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SKETCH: “FUNERAL BALL”
This sketch — a callback to season one’s “Basic Ball” — was shot on location at RSI Locations in Pomona in an abandoned medical campus. “We had a bunch of tinsel and our title card lit up with marquee lights, and we wanted to bring those elements over to this sketch,” explains Chao. The high-angled pitch of the ceiling made this room, which in reality is a small banquet hall, resemble a church space. Chao and Yu lit the room with “a rainbow of colors,” with Chao noting that the funeral scene “wasn’t about a loss of life, but more about a celebration of life. We populated it with big, bold statements and florals to make it more of a fun atmosphere.”
That mixed tone also applies to the mood on set. “This is a sketch comedy show, so there’s the perception that we’re working fast but being silly about it,” says Yu. “I don’t know that we’ve ever worked on anything where everyone is taking it so seriously.”
Yu adds that the speed at which the production works requires a certain level of professionalism. “All of these sketches are really mini-movies,” she says, and putting all the pieces together for so many sketches requires an incredible amount of planning. “It’s intense and immense, and it’s very helpful to be working in the art department with people who have that approach. All of our job is in prep, and the more prep that we do, the better it’s going to be.”
Chao also notes that this sketch was shot out of order, which added more challenges for the art department. “We dressed the space for the funeral ball, and then we had to reset it to its original state for the start of the sketch,” she explains. Adds Yu: “There are no pickup days on this show — we’re shooting it and we’re out.”
SKETCH: “SNITCHES GET CROSS STITCHES”
One of the things Cindy and I love joking about with Robin [Thede, A Black Lady Sketch Show‘s star and creator] is bad Zillow postings,” says Michele Yu, who cites intricately staged real estate listings as the inspiration for this sketch’s homey setting. “Sometimes we’ll come across a real winner — like, this is what you do to attract [buyers] to your property?”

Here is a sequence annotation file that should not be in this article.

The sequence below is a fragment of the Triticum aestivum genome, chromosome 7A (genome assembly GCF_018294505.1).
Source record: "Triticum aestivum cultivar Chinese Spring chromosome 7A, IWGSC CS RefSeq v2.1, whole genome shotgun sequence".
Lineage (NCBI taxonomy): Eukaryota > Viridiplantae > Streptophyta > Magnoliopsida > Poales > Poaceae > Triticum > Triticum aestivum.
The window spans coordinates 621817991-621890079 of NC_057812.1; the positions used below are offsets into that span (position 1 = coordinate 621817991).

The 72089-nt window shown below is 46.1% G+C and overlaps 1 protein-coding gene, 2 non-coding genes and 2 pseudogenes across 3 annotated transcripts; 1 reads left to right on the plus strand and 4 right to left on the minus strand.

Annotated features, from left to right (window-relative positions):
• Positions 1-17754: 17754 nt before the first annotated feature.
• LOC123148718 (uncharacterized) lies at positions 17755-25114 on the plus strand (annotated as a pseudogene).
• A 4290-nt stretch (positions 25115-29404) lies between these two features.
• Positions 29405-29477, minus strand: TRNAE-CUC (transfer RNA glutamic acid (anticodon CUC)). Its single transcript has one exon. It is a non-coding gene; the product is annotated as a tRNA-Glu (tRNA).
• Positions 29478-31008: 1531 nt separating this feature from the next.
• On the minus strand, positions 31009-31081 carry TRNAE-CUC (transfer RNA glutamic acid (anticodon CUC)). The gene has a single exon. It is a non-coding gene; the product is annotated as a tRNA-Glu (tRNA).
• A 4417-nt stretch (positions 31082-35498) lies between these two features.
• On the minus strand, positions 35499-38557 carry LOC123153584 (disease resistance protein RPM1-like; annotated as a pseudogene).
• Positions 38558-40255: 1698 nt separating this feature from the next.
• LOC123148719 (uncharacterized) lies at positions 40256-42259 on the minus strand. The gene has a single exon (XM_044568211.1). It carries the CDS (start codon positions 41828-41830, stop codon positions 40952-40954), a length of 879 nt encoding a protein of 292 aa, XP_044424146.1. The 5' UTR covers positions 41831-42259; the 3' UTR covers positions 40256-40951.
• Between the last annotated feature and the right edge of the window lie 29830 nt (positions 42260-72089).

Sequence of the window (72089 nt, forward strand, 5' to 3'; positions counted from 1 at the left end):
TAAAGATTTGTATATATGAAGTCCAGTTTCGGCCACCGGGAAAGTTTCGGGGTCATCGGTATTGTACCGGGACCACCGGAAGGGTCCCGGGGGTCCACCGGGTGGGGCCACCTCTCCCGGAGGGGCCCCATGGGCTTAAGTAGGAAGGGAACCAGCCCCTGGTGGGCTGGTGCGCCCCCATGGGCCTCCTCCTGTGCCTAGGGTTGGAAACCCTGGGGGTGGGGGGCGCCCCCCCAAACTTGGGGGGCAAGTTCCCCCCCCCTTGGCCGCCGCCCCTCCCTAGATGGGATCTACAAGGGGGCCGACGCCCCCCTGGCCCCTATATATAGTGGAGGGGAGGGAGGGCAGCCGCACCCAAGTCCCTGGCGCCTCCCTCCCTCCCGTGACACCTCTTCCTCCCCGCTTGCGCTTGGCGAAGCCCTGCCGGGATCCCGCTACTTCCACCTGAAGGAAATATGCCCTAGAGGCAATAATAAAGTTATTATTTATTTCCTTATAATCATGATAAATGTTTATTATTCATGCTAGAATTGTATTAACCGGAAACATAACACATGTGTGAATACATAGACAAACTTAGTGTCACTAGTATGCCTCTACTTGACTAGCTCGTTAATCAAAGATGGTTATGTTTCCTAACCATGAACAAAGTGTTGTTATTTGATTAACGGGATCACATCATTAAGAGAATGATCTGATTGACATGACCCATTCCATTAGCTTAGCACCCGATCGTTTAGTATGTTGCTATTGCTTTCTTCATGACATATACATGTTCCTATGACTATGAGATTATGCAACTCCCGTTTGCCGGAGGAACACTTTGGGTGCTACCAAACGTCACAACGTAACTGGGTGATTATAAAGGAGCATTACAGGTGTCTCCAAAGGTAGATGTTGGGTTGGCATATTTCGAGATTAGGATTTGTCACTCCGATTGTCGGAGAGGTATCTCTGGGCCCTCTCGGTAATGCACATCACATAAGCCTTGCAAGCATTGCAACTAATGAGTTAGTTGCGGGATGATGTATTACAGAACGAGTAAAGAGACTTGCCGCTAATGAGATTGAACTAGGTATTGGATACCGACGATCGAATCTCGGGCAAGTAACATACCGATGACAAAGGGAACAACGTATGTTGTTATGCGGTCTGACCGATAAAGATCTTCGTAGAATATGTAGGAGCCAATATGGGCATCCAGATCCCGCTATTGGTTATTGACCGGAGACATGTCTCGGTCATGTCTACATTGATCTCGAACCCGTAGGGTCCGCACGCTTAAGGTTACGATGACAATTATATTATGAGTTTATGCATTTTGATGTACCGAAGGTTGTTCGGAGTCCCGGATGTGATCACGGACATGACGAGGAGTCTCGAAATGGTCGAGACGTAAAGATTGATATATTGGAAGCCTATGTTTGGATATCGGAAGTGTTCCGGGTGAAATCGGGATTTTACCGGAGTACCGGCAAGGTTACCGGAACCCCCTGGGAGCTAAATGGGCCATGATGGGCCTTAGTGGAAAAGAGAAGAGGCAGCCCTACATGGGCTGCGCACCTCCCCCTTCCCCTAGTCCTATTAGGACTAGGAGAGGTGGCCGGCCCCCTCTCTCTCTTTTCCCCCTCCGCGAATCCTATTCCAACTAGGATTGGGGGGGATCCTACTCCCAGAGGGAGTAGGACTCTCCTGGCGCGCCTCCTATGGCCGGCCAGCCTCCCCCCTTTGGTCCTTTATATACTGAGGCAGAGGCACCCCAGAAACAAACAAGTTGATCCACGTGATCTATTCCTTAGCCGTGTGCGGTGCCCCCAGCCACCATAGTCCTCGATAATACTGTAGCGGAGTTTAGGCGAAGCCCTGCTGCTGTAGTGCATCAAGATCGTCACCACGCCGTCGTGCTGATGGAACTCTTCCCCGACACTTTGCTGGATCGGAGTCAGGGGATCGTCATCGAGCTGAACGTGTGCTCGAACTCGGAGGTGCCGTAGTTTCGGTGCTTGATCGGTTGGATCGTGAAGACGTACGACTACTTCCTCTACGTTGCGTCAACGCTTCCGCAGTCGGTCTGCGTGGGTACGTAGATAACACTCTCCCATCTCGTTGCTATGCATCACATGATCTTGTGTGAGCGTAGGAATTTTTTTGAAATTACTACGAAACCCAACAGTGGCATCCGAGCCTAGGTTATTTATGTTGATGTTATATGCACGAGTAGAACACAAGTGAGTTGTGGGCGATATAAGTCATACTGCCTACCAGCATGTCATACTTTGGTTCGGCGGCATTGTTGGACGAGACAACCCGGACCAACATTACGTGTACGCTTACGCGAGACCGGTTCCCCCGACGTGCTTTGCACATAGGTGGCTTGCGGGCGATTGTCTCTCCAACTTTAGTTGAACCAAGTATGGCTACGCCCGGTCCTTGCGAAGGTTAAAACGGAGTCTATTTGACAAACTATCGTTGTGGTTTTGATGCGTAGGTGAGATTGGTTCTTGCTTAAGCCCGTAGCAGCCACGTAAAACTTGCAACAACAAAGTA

Cindy Chao and Yu filled this space — the sketch was shot on location in an empty house — with items that featured cheeky catchphrases. “It’s about women who are live, laugh, loving through life,” says Chao, “but [the reveal is that they are running] a sweatshop in their house,” in which other women are crafting tea towels and mugs with inspirational quotes.
A framed poster that reads “In this house, we do hugs,” throw pillows that command one to “pray boldly,” a clock that chimes when it’s “wine o’clock” — all these brought a realistic silliness to the sketch and sparked hilarious improvisational reactions from Thede and co-star Ashley Nicole Black.
But Chao and Yu didn’t just decorate this set with jokey decor. “You always need artwork, and there are certainly plenty of places you can get cleared artwork to put up. You just go to Hollywood Studio Gallery, you get a group of stuff and you put it on the walls,” says Yu. “But it’s A Black Lady Sketch Show, something that was created to celebrate Black women. We realized that this was an opportunity to feature other Black female artists. It’s not much harder to reach out to Black women [artists] who might like the exposure, who might enjoy being included in the process and who might get a kick out of seeing their work onscreen.”
That effort is not just a show of goodwill and solidarity, but also heightens the authenticity of a location — particularly in this sketch, which is set in a Black woman’s home. “That helps some of these interiors feel more real and specific, rather than just renting another landscape painting that’s easy to clear,” says Yu.
SKETCH: “COOL HANDSHAKE TEACHER GETS A MAN”
This sketch — another callback to a character seen in season one — was also shot in an empty classroom at the RSI Pomona location. “There was a beehive,” Chao recalls of the space, which required cleaning before their team could begin dressing the room, which is not unusual. “A lot of these locations [need to be fixed up] before we even get down to design the space.”